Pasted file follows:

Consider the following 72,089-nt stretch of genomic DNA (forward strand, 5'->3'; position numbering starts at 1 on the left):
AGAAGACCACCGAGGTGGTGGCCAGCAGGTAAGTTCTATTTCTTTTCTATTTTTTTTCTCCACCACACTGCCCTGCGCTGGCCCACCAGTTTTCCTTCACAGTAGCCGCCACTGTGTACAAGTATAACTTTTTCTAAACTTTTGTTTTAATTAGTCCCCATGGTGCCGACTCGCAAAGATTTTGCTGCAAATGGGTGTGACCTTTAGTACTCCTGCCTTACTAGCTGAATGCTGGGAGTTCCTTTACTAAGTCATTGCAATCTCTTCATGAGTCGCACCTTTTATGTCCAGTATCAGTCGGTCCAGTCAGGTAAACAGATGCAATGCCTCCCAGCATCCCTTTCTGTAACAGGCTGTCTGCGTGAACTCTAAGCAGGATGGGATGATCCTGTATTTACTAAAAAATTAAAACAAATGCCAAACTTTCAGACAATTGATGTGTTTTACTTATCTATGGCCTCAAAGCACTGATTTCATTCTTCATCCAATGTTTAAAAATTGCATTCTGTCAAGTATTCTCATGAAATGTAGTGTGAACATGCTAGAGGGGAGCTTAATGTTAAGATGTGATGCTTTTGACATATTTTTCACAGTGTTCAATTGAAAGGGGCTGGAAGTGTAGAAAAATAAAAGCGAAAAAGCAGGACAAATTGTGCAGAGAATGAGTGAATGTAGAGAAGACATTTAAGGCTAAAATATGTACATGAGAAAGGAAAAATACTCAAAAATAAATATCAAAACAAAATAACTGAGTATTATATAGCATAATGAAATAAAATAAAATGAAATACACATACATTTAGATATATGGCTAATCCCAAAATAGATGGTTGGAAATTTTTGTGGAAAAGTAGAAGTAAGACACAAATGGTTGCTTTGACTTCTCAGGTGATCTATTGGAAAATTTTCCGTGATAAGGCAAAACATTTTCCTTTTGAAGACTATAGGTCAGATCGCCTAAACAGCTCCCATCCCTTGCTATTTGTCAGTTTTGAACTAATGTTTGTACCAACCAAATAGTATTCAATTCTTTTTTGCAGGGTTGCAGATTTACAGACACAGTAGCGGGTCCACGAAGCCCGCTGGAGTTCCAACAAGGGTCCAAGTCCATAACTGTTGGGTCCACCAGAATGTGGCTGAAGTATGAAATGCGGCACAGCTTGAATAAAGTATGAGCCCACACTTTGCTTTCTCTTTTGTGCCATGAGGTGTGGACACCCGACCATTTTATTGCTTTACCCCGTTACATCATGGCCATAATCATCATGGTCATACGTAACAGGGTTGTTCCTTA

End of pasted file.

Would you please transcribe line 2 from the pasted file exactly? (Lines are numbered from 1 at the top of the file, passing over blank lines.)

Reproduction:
AGAAGACCACCGAGGTGGTGGCCAGCAGGTAAGTTCTATTTCTTTTCTATTTTTTTTCTCCACCACACTGCCCTGCGCTGGCCCACCAGTTTTCCTTCACAGTAGCCGCCACTGTGTACAAGTATAACTTTTTCTAAACTTTTGTTTTAATTAGTCCCCATGGTGCCGACTCGCAAAGATTTTGCTGCAAATGGGTGTGACCTTTAGTACTCCTGCCTTACTAGCTGAATGCTGGGAGTTCCTTTACTAAGTCATTGCAATCTCTTCATGAGTCGCACCTTTTATGTCCAGTATCAGTCGGTCCAGTCAGGTAAACAGATGCAATGCCTCCCAGCATCCCTTTCTGTAACAGGCTGTCTGCGTGAACTCTAAGCAGGATGGGATGATCCTGTATTTACTAAAAAATTAAAACAAATGCCAAACTTTCAGACAATTGATGTGTTTTACTTATCTATGGCCTCAAAGCACTGATTTCATTCTTCATCCAATGTTTAAAAATTGCATTCTGTCAAGTATTCTCATGAAATGTAGTGTGAACATGCTAGAGGGGAGCTTAATGTTAAGATGTGATGCTTTTGACATATTTTTCACAGTGTTCAATTGAAAGGGGCTGGAAGTGTAGAAAAATAAAAGCGAAAAAGCAGGACAAATTGTGCAGAGAATGAGTGAATGTAGAGAAGACATTTAAGGCTAAAATATGTACATGAGAAAGGAAAAATACTCAAAAATAAATATCAAAACAAAATAACTGAGTATTATATAGCATAATGAAATAAAATAAAATGAAATACACATACATTTAGATATATGGCTAATCCCAAAATAGATGGTTGGAAATTTTTGTGGAAAAGTAGAAGTAAGACACAAATGGTTGCTTTGACTTCTCAGGTGATCTATTGGAAAATTTTCCGTGATAAGGCAAAACATTTTCCTTTTGAAGACTATAGGTCAGATCGCCTAAACAGCTCCCATCCCTTGCTATTTGTCAGTTTTGAACTAATGTTTGTACCAACCAAATAGTATTCAATTCTTTTTTGCAGGGTTGCAGATTTACAGACACAGTAGCGGGTCCACGAAGCCCGCTGGAGTTCCAACAAGGGTCCAAGTCCATAACTGTTGGGTCCACCAGAATGTGGCTGAAGTATGAAATGCGGCACAGCTTGAATAAAGTATGAGCCCACACTTTGCTTTCTCTTTTGTGCCATGAGGTGTGGACACCCGACCATTTTATTGCTTTACCCCGTTACATCATGGCCATAATCATCATGGTCATACGTAACAGGGTTGTTCCTTA